Why this subject?
I felt it interesting because I think that public service broadcasting corporation has lot to lose if they will lose their credibility and it’s easily done by stupid mistakes of individuals in their free time or at work through social media. Editors are supposed to write impartial and if they on their personal blogs etc. write differently, than when they are working, they might lose their credibility. I found many articles which stated that journalists today are using more and more social media as a tool for their work. For example the guidelines say that editors are not allowed to express their political views. Does it mean that editors are not allowed to join some political groups in facebook, for example? I think it’s interesting to find out how BBC has tried to manage these problems.
BBC has a guideline to their employees how to use social media both in BBC pages and personal pages. BBC’s guidelines are compact and easy to follow. Why is it important to BBC to have these guidelines?
“The Internet provides a number of benefits in which BBC staff may wish to participate. However, when someone clearly identifies their association with the BBC and/or discusses their work, they are expected to behave appropriately when on the Internet, and in ways that are consistent with the BBC’s editorial values and policies.” BBCs official net page.
Main points of the BBC guidelines
- The personal use of the internet by BBC staff must be tempered by an awareness of the potential conflicts that may arise.
- There should be a clear division between “BBC” pages and “personal” pages.
- On Social Networking sites, you should be mindful that the information you disclose does not bring the BBC into disrepute.
- For example, editorial staff should not indicate their political allegiance. Non-editorial staff should make their role clear if they wish to engage in political activity.
- It may not be appropriate to share BBC-related photographs, comments and videos. Offensive comment about BBC colleagues may be deemed a disciplinary offence.
- BBC staff are free to edit online encyclopaedias (such as Wikipedia) but should be transparent about doing so. You may respond to legitimate criticism of the BBC but not remove it.
- Blogs, microblogs and other personal websites which do not identify the author as a BBC employee, do not discuss the BBC and are purely personal would fall outside this guidance.
- New and existing blogs, microblogs and other personal websites which do identify the author as a BBC employee should be discussed with your line manager to ensure that due impartiality and confidentiality is maintained.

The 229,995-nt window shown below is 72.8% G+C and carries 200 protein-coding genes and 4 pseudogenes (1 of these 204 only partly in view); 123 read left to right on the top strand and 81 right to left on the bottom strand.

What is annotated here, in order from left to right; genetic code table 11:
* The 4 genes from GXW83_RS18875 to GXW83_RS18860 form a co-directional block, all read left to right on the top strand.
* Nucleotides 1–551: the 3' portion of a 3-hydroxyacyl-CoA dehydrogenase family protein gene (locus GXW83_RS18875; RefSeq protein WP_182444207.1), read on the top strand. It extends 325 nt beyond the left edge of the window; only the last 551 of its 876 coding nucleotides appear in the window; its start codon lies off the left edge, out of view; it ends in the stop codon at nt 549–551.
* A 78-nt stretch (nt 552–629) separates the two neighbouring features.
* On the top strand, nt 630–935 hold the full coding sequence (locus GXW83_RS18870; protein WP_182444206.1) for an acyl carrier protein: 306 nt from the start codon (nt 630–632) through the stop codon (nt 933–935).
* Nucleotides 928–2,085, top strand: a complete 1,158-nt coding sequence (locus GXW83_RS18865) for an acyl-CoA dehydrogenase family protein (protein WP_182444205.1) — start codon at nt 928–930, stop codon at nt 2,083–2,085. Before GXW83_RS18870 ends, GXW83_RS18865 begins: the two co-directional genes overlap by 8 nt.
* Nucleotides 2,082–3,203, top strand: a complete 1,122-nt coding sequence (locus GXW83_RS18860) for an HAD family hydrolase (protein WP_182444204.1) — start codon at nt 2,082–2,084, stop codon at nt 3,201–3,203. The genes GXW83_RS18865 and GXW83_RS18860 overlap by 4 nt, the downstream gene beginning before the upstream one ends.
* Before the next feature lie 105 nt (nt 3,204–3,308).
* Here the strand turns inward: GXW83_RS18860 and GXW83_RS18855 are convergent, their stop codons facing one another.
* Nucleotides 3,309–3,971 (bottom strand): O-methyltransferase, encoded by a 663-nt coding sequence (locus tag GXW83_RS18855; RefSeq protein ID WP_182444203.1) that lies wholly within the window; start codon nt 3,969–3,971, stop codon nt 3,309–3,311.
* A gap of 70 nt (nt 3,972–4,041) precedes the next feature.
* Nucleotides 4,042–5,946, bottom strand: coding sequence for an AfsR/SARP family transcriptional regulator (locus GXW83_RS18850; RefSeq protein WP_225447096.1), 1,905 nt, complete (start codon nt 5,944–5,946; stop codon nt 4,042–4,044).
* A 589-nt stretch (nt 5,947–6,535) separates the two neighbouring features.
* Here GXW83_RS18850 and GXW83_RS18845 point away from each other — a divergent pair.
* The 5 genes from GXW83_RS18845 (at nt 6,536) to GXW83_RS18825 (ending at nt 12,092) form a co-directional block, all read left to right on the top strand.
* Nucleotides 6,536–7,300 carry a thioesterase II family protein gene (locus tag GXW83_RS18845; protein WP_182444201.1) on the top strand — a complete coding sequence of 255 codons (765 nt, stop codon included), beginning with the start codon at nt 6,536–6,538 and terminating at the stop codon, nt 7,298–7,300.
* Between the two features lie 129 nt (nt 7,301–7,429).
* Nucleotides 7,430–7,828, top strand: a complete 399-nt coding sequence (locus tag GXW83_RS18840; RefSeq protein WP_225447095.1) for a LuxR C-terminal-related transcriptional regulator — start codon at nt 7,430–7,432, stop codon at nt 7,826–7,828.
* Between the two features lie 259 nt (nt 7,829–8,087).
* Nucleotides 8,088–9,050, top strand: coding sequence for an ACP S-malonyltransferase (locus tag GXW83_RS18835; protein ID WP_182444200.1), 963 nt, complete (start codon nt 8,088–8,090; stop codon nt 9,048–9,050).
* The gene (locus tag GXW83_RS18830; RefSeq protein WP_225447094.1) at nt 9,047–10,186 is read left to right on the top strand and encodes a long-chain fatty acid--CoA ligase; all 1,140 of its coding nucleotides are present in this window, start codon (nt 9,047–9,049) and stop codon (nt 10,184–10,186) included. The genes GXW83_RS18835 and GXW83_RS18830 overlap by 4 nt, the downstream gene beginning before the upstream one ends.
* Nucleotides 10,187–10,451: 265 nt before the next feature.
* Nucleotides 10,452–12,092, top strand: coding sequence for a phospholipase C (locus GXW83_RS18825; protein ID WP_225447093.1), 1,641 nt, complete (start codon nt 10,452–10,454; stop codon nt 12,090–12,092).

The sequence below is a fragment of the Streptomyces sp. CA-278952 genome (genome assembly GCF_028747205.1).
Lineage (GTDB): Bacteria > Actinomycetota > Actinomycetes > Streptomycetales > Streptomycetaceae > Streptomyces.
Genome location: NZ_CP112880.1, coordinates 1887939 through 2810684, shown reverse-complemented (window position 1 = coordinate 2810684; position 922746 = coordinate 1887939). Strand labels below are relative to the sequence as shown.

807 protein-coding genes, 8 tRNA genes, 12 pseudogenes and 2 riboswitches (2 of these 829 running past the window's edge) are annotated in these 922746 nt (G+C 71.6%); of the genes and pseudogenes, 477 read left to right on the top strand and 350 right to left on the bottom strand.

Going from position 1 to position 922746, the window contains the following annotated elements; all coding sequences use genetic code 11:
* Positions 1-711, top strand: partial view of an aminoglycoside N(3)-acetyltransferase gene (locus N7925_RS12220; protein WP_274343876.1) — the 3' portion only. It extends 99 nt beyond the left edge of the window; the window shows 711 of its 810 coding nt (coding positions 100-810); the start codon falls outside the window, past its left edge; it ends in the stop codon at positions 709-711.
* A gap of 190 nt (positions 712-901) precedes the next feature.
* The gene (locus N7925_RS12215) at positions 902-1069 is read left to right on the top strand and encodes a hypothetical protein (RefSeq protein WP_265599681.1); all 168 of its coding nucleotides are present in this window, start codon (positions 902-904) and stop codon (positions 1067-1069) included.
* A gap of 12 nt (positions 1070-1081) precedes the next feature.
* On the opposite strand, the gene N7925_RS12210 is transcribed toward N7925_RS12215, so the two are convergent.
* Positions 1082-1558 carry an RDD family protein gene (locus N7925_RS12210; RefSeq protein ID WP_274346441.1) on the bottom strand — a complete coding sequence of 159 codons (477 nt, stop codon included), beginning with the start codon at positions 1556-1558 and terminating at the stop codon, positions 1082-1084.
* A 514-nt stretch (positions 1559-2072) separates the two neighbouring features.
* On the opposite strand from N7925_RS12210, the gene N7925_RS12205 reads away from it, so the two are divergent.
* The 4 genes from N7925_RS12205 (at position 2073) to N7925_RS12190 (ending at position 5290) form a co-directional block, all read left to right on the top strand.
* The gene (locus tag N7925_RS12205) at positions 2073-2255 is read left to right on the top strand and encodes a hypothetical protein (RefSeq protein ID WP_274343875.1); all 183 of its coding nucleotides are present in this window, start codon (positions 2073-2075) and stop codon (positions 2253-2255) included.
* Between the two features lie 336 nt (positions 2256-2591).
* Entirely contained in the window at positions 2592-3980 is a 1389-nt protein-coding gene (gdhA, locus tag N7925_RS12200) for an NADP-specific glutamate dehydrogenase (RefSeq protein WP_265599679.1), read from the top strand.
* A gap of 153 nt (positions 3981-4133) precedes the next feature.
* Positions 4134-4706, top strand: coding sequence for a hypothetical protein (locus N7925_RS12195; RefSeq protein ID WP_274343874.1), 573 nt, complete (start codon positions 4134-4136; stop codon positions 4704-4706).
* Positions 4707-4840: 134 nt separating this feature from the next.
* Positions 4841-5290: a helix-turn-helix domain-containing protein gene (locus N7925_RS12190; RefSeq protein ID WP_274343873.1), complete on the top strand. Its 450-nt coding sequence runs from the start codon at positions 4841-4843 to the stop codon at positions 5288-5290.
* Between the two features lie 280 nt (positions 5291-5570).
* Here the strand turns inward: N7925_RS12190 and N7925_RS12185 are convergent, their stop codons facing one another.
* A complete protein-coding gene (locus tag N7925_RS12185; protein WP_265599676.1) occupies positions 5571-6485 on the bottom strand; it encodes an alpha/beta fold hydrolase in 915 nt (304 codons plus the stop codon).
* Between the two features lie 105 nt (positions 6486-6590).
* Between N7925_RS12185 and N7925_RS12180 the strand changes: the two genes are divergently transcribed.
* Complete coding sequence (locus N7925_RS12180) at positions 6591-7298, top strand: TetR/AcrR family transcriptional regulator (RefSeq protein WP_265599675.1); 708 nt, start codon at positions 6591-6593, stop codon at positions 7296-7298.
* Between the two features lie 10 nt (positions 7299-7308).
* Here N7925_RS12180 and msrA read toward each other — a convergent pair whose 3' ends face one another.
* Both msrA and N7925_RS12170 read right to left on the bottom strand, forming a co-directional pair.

- All the things that are published have to be read by two people before publishing.
- Before you consider starting this activity, carefully think through the editorial purpose. Don’t just do it because other programmes or website areas have done it. And think about practicalities – who is going to do it, how much time will it take? Make a note of any login names and passwords, and also any other service that you set up to automate the activity (eg: forwards it from Twitter to Facebook). Share those details with members of your team, making sure they are stored safely: if you move to do a different job or are off sick someone else will have to take over. All accounts need to be cleared by your editor, social media editor.
BBC’s guidelines are different if you are an editor or non-editorial employee. Guidelines for editors are very strict and they do not only expect a lot of their editors, but also people around them, for example family members, and how their act might affect BBC’s impartiality or objectivity. If you are personally recognized by your name as BBC editor you have to be extremely careful how you present yourself in the social media, even in your personal sites, or at least you have to state that these are your own thoughts. In own personal blogs editors can “Discuss their BBC work in ways that benefit the BBC, and add to the industry conversation. This editorial guidance note is not intended to restrict this, as long as confidential information is not revealed”.
Guidelines can be very good and helpfully for editors. It’s also easier to the company that the employees doesn’t do “anything stupid” and that they have some company rules which they have to/can follow. BBC is not forbidding everything straight away, they are advising employees to contact managers before acting, which is not too limited or strict but also might be exhausting. A common sense is also a very good advice. Not often does an employee criticize openly at the work place the company or co-workers, so why do it on the internet?
What it comes to the question if the editors are allowed to join a political facebook group “Editorial staff and staff in politically sensitive areas should never indicate a political allegiance on social networking sites, either through profile information or through joining political groups”. But later on BBC states that “Any rare exception to this must be agreed in advance by a line manager. For instance, it may be appropriate to join Facebook groups related to political causes for reasons of political research”. Well, how does a reader react who notices that an editor of BBC has joined some political group but don’t know that it might be because of research? Doesn’t it lower the BBC’s credibility?
I think guidelines for something so complicated can never be simple, but as BBC states “don’t do anything stupid” covers pretty much the point.